As I continue to counsel single individuals on the benefits of having a plan in place should they unexpectedly become incapacitated (or worse), I've notices a commonality to their beliefs when it comes to preparing a trust or will. Below I summarize a common myth and a few questions that are often asked by those I speak with. If you have any questions on how planning can benefit you, please give me a call.
Myth: If I do not have an estate plan, all of my money and property will go to the state.
This assumption is generally false. While it is a remote possibility that the state may be the ultimate recipient of your money and property, that would only occur if you had no other living blood relative to inherit your money and property. Although the law varies by state, generally speaking, your money and property would first go to a surviving spouse if you are married, then to your descendants (children or grandchildren), parents, siblings, and your siblings' children, in that order. Some state statutes may even look beyond that to your aunts and uncles or cousins. Depending on the size of your family, there could be a lot of people who would have to predecease you before your money and property would be turned over to the state.
Although the likelihood of the state receiving your hard-earned money and property is slim, this should not be used as an excuse not to plan. You have the ability to choose exactly whom you want to receive your money and property as well as when and how. Do not let the state take that choice away from you.
Question 1: Should I wait to do my estate planning until I know who should get my money and property?
No. While you may not be 100 percent sure who should receive all of your money and property at the time of your first meeting with us, that should not discourage you from taking the next steps to have your estate plan prepared. Working together, we can discuss your ultimate goals for your money and property and craft a plan that addresses these wishes. In addition, should your life circumstances change, we can change the beneficiaries of your money and property in your will or revocable living trust.
Additionally, who gets your money and property is just one component of an estate plan. An estate plan also provides instructions regarding your medical wishes and appoints individuals to make financial and medical decisions for you in the event you cannot make or communicate them yourself. If you are having trouble determining who will make decisions for you, we can help walk you through the decision-making process. And just as for the recipient of your money and property, you can change the individuals you have named as your trusted decision makers as long as you are mentally able to.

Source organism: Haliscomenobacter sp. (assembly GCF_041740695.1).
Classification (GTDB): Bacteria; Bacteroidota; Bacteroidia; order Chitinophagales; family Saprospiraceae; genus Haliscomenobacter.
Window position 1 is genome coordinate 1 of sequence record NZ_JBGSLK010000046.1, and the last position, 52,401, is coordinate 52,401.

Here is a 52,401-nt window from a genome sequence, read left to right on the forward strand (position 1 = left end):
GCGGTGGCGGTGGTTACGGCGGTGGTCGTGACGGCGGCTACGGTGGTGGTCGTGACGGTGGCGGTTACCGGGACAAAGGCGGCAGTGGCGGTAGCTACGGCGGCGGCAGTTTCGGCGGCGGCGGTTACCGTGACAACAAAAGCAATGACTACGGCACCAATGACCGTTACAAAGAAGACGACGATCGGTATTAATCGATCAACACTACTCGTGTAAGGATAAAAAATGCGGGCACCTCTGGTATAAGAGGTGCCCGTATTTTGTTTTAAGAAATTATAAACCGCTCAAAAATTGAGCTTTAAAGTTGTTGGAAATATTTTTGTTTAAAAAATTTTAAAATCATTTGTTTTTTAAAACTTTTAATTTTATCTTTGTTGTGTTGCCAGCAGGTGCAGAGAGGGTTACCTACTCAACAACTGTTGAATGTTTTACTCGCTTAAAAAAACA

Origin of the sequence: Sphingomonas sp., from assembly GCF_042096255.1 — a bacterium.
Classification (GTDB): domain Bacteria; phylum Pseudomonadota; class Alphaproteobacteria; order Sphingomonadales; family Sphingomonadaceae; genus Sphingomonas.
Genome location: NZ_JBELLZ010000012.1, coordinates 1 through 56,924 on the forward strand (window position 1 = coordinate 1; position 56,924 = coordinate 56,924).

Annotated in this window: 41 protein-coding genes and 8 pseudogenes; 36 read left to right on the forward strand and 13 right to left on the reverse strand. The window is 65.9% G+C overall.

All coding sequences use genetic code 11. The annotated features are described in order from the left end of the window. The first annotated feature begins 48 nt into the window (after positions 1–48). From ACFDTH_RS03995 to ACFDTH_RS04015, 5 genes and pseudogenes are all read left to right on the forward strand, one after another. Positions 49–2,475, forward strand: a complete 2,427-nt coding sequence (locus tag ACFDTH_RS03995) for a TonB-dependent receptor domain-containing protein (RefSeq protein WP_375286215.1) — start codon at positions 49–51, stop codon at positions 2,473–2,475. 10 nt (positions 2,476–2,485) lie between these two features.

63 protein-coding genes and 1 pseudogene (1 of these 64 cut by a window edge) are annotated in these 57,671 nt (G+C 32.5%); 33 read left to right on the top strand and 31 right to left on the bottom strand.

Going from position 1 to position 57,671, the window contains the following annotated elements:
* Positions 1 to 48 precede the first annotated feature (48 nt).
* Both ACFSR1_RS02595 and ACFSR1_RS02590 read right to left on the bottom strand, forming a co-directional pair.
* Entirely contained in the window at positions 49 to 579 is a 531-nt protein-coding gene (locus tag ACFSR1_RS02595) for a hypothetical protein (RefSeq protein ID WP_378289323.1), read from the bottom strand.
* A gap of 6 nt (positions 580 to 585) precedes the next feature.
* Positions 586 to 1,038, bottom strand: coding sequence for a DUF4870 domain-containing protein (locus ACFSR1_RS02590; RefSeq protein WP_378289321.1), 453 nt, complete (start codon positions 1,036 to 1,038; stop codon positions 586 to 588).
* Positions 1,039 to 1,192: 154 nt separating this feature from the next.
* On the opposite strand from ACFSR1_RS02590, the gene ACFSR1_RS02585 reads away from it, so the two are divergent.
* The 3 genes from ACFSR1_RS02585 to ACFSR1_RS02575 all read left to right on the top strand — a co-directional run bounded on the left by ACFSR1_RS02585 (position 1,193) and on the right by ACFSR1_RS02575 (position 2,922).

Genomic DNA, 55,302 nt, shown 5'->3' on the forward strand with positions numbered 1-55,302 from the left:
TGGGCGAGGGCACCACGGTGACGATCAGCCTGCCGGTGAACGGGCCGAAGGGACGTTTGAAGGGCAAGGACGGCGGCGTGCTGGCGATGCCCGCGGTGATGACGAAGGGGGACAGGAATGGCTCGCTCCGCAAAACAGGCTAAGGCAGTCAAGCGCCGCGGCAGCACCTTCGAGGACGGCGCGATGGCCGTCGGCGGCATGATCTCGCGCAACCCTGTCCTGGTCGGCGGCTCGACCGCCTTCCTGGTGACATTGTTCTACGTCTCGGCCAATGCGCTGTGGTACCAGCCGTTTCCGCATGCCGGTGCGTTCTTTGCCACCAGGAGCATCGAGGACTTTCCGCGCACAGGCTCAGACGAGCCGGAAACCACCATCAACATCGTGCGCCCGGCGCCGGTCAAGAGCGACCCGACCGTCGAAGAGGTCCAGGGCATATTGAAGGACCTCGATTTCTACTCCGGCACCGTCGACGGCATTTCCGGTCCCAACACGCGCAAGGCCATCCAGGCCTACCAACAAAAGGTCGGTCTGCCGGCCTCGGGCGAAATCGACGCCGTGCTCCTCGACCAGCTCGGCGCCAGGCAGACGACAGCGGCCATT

Question 2: If the state already has an estate plan for me, why should I bother creating my own? Isn't the state's plan good enough?
If you do not proactively create your own personal estate plan, the state will use its default plan, known as the state's intestacy laws, to determine who will receive your money and property, as well as how much money and property those individuals will receive and how. Any money and property an individual receives will be given to them outright (all at once). The only exception to this is if the money or property is to be distributed to a minor (someone who is not yet eighteen or twenty-one years old, depending on your state law). In that case, the money and property will be held by a court-appointed conservator or guardian, and the child will receive everything once they are no longer a minor.
If you are still alive but need someone to make medical or financial decisions for you and you did not complete your own estate plan, a judge will select someone, often a family member, to make the decisions for you. This is a time-consuming, expensive, and public process that can create additional stress for you and your loved ones during a time of potential crisis.
Relying on the state's plan and leaving your family to figure out what you would have wanted can lead to disagreements among family members and the possibility of your hard-earned money and property being used to pay legal fees and court costs instead of benefitting your loved ones or causes you care about. It may also take longer to wrap up your affairs, which could cost more.
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